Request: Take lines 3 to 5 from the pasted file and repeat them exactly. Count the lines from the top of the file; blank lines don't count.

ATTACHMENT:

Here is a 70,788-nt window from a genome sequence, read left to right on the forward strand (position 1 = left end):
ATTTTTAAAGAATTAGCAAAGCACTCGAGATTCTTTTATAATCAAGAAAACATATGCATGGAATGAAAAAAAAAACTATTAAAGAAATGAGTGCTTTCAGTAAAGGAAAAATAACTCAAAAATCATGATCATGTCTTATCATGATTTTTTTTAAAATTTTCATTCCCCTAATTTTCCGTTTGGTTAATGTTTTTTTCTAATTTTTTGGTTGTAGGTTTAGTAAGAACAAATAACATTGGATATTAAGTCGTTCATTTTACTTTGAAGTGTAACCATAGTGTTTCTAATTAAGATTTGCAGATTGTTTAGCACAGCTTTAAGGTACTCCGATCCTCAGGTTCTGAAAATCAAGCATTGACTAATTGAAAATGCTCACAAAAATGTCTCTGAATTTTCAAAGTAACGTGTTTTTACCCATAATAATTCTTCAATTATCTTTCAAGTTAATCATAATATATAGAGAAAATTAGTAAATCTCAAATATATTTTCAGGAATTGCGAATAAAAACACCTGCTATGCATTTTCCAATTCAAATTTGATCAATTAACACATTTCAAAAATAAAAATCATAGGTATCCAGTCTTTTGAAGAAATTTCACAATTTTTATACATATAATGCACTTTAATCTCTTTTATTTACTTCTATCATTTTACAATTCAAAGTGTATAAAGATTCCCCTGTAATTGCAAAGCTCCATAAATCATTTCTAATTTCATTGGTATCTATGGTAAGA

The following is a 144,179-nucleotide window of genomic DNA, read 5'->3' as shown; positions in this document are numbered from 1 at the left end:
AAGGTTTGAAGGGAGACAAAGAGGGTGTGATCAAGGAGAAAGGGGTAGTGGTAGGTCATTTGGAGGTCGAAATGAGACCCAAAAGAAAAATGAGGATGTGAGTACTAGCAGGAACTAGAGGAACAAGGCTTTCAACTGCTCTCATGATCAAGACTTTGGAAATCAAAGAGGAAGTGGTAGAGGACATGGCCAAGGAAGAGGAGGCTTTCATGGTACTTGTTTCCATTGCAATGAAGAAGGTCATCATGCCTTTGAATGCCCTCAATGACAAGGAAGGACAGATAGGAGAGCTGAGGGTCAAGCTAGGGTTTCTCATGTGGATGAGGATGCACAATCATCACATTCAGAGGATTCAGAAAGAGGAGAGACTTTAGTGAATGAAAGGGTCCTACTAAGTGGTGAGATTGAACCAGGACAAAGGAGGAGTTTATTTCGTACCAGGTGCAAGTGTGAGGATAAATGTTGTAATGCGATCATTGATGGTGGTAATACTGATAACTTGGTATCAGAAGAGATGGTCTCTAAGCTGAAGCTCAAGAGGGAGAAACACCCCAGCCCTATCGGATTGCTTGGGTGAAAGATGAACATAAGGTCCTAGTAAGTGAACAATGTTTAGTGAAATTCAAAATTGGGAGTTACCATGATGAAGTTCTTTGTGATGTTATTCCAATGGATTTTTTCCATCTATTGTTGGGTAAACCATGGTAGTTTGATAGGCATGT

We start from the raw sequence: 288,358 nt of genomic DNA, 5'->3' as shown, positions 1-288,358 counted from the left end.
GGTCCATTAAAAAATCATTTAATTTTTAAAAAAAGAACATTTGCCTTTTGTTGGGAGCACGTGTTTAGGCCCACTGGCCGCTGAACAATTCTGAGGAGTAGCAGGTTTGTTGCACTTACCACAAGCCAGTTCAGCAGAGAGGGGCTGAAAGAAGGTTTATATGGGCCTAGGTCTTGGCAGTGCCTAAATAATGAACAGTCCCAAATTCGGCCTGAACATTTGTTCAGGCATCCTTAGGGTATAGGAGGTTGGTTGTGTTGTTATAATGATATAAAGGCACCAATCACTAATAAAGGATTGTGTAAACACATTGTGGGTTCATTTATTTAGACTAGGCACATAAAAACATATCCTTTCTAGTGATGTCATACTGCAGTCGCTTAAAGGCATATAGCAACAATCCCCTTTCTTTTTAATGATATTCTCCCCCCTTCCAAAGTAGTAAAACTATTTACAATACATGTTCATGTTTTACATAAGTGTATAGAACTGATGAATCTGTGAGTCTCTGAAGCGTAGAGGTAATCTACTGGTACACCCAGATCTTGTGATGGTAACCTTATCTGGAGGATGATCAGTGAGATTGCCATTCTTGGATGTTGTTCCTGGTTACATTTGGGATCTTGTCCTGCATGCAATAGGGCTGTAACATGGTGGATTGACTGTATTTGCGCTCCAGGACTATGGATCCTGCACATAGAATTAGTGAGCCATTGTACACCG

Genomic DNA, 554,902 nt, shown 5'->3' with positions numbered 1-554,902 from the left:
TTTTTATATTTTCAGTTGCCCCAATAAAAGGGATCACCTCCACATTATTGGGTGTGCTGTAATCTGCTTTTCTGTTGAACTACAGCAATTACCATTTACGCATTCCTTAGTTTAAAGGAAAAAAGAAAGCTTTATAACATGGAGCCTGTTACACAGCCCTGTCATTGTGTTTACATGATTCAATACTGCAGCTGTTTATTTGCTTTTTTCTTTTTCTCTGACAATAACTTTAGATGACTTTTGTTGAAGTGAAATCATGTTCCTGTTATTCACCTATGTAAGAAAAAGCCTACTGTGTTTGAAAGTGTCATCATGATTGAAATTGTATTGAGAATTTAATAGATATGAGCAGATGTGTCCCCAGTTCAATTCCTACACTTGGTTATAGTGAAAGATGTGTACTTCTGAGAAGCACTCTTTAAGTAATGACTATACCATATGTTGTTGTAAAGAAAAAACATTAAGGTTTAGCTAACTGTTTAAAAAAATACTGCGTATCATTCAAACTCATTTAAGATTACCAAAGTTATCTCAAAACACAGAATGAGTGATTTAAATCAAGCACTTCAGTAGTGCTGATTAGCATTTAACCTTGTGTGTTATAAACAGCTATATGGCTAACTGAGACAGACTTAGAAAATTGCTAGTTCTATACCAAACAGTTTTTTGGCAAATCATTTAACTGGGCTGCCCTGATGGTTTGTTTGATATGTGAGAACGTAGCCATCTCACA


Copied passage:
The following is a 144,179-nucleotide window of genomic DNA, read 5'->3' as shown; positions in this document are numbered from 1 at the left end:
AAGGTTTGAAGGGAGACAAAGAGGGTGTGATCAAGGAGAAAGGGGTAGTGGTAGGTCATTTGGAGGTCGAAATGAGACCCAAAAGAAAAATGAGGATGTGAGTACTAGCAGGAACTAGAGGAACAAGGCTTTCAACTGCTCTCATGATCAAGACTTTGGAAATCAAAGAGGAAGTGGTAGAGGACATGGCCAAGGAAGAGGAGGCTTTCATGGTACTTGTTTCCATTGCAATGAAGAAGGTCATCATGCCTTTGAATGCCCTCAATGACAAGGAAGGACAGATAGGAGAGCTGAGGGTCAAGCTAGGGTTTCTCATGTGGATGAGGATGCACAATCATCACATTCAGAGGATTCAGAAAGAGGAGAGACTTTAGTGAATGAAAGGGTCCTACTAAGTGGTGAGATTGAACCAGGACAAAGGAGGAGTTTATTTCGTACCAGGTGCAAGTGTGAGGATAAATGTTGTAATGCGATCATTGATGGTGGTAATACTGATAACTTGGTATCAGAAGAGATGGTCTCTAAGCTGAAGCTCAAGAGGGAGAAACACCCCAGCCCTATCGGATTGCTTGGGTGAAAGATGAACATAAGGTCCTAGTAAGTGAACAATGTTTAGTGAAATTCAAAATTGGGAGTTACCATGATGAAGTTCTTTGTGATGTTATTCCAATGGATTTTTTCCATCTATTGTTGGGTAAACCATGGTAGTTTGATAGGCATGT

We start from the raw sequence: 288,358 nt of genomic DNA, 5'->3' as shown, positions 1-288,358 counted from the left end.